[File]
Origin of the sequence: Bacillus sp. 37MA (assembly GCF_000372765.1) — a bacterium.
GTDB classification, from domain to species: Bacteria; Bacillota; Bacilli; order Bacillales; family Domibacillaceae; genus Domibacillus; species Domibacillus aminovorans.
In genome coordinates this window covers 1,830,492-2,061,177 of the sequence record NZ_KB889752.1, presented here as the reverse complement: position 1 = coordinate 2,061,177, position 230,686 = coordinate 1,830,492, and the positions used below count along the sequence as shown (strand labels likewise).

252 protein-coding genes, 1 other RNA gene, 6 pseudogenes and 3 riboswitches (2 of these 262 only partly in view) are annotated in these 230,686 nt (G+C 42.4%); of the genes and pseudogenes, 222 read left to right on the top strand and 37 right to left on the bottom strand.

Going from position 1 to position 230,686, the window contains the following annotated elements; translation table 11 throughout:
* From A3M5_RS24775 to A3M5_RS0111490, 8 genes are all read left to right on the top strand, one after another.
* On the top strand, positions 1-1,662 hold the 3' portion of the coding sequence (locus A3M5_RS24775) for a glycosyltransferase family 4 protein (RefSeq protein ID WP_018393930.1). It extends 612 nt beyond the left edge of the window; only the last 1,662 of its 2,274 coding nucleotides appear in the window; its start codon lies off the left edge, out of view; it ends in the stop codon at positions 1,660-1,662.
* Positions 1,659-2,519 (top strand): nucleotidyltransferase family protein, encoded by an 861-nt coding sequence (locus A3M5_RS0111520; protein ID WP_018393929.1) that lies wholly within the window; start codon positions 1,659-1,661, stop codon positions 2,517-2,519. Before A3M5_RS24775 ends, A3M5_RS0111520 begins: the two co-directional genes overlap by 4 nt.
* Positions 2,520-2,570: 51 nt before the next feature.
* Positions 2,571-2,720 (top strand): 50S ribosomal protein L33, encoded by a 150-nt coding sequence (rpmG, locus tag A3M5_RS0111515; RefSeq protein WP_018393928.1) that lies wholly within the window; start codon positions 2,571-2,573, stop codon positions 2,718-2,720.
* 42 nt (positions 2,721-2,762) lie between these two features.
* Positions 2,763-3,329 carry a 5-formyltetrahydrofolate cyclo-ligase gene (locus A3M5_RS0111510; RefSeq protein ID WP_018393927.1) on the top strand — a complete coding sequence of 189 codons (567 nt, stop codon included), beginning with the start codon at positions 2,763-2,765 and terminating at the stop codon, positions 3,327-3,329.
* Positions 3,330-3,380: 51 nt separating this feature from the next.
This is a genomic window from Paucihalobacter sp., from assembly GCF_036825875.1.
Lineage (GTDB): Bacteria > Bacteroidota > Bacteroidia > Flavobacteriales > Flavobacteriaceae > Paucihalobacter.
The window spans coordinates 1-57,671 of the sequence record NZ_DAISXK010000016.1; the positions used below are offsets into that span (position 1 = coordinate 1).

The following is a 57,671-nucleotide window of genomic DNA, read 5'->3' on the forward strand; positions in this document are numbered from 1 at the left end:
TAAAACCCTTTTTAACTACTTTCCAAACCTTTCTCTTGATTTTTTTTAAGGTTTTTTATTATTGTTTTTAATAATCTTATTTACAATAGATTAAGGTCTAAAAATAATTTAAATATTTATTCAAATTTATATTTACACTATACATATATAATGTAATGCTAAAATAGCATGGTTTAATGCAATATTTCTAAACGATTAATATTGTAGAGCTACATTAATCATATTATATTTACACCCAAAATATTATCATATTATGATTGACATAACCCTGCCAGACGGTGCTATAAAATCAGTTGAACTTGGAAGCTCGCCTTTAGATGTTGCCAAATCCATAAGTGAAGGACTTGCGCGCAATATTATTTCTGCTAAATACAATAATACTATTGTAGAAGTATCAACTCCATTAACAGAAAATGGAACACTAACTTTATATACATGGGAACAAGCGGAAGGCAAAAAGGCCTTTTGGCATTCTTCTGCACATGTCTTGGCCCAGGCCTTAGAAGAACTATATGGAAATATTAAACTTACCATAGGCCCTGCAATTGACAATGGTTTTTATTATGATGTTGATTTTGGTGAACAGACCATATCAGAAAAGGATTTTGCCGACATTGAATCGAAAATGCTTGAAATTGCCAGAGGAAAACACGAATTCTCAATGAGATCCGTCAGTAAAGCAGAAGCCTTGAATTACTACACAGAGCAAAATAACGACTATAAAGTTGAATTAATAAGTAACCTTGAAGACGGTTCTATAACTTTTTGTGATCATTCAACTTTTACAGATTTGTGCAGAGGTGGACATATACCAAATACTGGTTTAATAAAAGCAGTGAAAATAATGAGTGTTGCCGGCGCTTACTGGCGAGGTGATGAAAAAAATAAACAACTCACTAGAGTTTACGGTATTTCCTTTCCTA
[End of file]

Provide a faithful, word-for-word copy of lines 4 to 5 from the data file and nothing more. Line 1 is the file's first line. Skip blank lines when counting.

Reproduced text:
252 protein-coding genes, 1 other RNA gene, 6 pseudogenes and 3 riboswitches (2 of these 262 only partly in view) are annotated in these 230,686 nt (G+C 42.4%); of the genes and pseudogenes, 222 read left to right on the top strand and 37 right to left on the bottom strand.

Going from position 1 to position 230,686, the window contains the following annotated elements; translation table 11 throughout: